“Messengers are big fixie aficionados, but more and more fixed-gear bikes are being ridden by nonmessengers, most conspicuously the kind of younger people to whom the term “hipster” applies and who emanate from certain neighborhoods in Brooklyn.”

New York Times, 2007

According to our data, Manhattan is actually more hipster than Brooklyn. Short of surveying the snugness of men’s pants in each borough, it’s not an easy assertion to quantify.

That’s where the Fixie Bike Index comes in. At Priceonomics, in order to build our bicycle price guide, we measure what kind of used bikes people are trying to sell and the quantity sold in any city. By mining our database of 1.3 million bicycle listings, we can tell what are the largest markets for used bicycles, how the prices vary by region, and where people who prize fixed gear bikes live.

Fixies (fixed gear bikes) are considered to be a strong indicator of hipsterness. For those unfamiliar, a fixed gear bike requires riding in a single gear and the only way to stop the bike is to pedal backwards to help skid the bike to a halt. You can’t “coast” on a fixie; when you are biking downhill, your pedals will keep moving so you better keep pedaling too. Because of the minimalism of this fixed gear system, the bikes tend to be aesthetically pleasing but somewhat challenging to ride. This enigmatic combination may be what draws hipsters to the bikes, or not.

a blue bicycle with a seat

In short, fixed gear bikes = hipsters, and New York boroughs that have more fixies per capita should have more hipsters per capita. We sampled our data to see the number of used bikes for sale per capita in each borough with the term “fixie” or “fixed gear” in the product title to create the Fixie Index.

chart, bar chart

To our surprise, fixies are nearly twice as popular in Manhattan than Brooklyn! Moreover, Manhattan is almost 20x more hipsters than the Bronx, and infinitely more so than Staten Island. One might argue that maybe bikes in general are just more popular in Manhattan than Brooklyn, and that’s why there are more fixies per capita there. In fact, the opposite is true. There are more bikes offered for sale in Brooklyn than Manhattan, but only 8.3% of them are fixies versus 9.5% in Manhattan. Of course, if you drilled down by neighborhood you could get a more nuanced picture, but sweeping generalizations are more fun!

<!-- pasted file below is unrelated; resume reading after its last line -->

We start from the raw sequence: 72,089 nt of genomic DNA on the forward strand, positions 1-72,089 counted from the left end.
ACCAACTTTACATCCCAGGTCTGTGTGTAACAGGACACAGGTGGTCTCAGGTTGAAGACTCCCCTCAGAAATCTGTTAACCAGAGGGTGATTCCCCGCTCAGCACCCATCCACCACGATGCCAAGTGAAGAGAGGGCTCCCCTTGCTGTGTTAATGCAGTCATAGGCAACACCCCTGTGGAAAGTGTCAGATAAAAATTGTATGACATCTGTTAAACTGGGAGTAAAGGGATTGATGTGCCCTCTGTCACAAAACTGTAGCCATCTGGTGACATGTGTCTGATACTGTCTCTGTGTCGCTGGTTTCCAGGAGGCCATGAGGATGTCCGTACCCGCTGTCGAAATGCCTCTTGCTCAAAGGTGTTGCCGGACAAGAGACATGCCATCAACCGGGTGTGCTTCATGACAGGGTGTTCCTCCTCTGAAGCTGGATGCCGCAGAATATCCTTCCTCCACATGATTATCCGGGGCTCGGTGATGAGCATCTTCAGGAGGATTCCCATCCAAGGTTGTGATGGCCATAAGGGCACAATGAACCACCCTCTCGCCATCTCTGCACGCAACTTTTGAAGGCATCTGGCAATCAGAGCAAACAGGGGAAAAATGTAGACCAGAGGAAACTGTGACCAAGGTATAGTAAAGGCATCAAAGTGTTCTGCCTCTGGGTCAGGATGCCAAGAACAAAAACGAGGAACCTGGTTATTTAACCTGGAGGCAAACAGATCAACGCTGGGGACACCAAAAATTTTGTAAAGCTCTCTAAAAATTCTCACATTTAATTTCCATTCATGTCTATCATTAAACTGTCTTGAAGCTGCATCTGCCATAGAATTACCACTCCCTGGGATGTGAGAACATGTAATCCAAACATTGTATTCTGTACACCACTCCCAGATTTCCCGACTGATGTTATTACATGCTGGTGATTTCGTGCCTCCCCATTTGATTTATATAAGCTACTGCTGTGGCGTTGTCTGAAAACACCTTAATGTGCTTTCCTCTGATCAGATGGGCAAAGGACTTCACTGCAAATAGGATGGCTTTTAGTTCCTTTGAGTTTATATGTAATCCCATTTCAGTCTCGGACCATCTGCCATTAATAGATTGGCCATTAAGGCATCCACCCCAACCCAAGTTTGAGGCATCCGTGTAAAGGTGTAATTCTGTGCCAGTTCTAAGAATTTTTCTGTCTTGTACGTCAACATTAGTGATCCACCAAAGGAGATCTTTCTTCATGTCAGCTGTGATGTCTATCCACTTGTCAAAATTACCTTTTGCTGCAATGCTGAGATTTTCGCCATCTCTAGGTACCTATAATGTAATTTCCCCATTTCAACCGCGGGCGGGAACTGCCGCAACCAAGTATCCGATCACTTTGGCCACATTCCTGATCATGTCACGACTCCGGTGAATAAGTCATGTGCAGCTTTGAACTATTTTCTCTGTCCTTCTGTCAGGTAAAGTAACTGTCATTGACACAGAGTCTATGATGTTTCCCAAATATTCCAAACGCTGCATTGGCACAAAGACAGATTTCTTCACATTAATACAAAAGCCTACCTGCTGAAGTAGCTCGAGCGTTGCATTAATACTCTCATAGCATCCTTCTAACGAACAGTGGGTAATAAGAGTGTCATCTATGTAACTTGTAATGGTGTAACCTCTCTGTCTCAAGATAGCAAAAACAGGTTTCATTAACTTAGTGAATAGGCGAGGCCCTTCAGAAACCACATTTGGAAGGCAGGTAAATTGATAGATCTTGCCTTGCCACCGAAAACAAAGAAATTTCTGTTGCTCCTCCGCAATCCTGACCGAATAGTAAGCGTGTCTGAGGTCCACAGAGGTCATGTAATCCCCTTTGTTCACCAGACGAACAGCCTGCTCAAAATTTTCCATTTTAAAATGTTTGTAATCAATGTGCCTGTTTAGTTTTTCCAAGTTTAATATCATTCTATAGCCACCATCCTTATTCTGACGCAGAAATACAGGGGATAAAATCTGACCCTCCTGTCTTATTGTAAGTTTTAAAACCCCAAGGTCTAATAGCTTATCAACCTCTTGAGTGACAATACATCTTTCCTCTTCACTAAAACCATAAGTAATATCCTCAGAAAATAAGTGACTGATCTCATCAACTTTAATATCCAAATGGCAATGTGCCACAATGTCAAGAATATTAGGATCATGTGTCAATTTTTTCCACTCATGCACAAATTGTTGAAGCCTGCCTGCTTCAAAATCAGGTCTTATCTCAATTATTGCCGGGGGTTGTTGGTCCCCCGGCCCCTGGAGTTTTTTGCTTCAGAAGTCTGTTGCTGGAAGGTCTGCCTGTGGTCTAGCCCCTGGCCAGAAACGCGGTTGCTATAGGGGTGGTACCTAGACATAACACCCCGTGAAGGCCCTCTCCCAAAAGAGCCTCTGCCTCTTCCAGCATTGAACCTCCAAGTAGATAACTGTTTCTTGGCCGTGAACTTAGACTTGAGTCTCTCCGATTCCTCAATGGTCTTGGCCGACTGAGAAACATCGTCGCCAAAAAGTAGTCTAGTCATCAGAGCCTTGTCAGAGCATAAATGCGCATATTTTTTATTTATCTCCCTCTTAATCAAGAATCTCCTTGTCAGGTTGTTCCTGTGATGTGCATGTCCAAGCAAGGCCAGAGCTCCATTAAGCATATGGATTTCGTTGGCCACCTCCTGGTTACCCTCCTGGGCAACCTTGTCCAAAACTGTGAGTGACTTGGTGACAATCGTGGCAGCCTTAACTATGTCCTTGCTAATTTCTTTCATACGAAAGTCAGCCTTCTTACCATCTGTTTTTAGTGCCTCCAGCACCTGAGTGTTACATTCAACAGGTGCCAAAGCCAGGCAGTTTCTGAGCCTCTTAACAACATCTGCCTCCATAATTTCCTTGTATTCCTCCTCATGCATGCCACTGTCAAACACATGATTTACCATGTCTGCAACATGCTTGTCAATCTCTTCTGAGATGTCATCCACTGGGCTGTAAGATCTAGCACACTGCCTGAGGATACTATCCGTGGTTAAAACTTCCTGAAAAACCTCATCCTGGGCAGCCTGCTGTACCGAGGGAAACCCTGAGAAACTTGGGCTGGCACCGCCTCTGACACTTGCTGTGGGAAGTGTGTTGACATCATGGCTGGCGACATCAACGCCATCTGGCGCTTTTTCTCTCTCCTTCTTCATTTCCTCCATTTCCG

The National Fixie Index – Ranking the Most Hipster Places in America

Next, we apply this methodology on a national scale. Which cities are most hipster based on their affinity for fixed gear bikes?

Before we ran the numbers, we were pretty sure the answer would be Portland. San Franciscans (which we are) take a particular delight in being weird, but not being quite as weird as the people from Portland. This seemed like a great opportunity to point out “hey we like these impractical but cool bikes in San Francisco, but we haven’t taken it too far like those misguided folks out in Portland.”

Unfortunately the data did not comply with our desire to tease the people of Portland. In fact, we were shocked to learn that Southern California is the epicenter of the fixie community and that San Francisco is the fourth most popular area for fixed gear bikes. By the fixie metric, it appears that Portland is about as hipster as khaki pants and a blue button down.


Full rankings of all cities available here. Allentown, PA was least hipster place in America.

Southern California also tends to refer to these bikes as “fixies” while the rest of the country tends to use the less silly term “fixed gear bike” instead. Are Orange County and Manhattan actually bastions of hipsterdom? If not, perhaps it’s time to reevaluate whether fixie-affinity should be part of the hipster stereotype.

The Top Cities for Bicycling in America

Of course, we can look at the Priceonomics bicycle data more broadly to find out where lots of used bicycles are sold.  Our central assumption is that cities with large and vibrant secondhand markets should be the ones where many people are bicycling enthusiasts. While this assumption is not perfect, it’s better than most rankings of “bike friendly cities” where the rankings are just made up.

First, we look at raw volume of bicycles offered for sale by city to determine which are the largest markets. Obviously, this is biased toward larger cities where the average citizen may only have a lukewarm interest in biking.


Full list of all cities available here.

It’s very pleasing to this author that San Francisco comes in first in this ranking and beats Portland handily. However, the above analysis does not control for population and the Bay Area is much larger than the Portland metropolitan area. Instead, to build the official Priceonomics Rankings of Top Cities for Bicycling, we adjust for population to build an index of how many bikes per capita are for sale in each city (the Bike Index).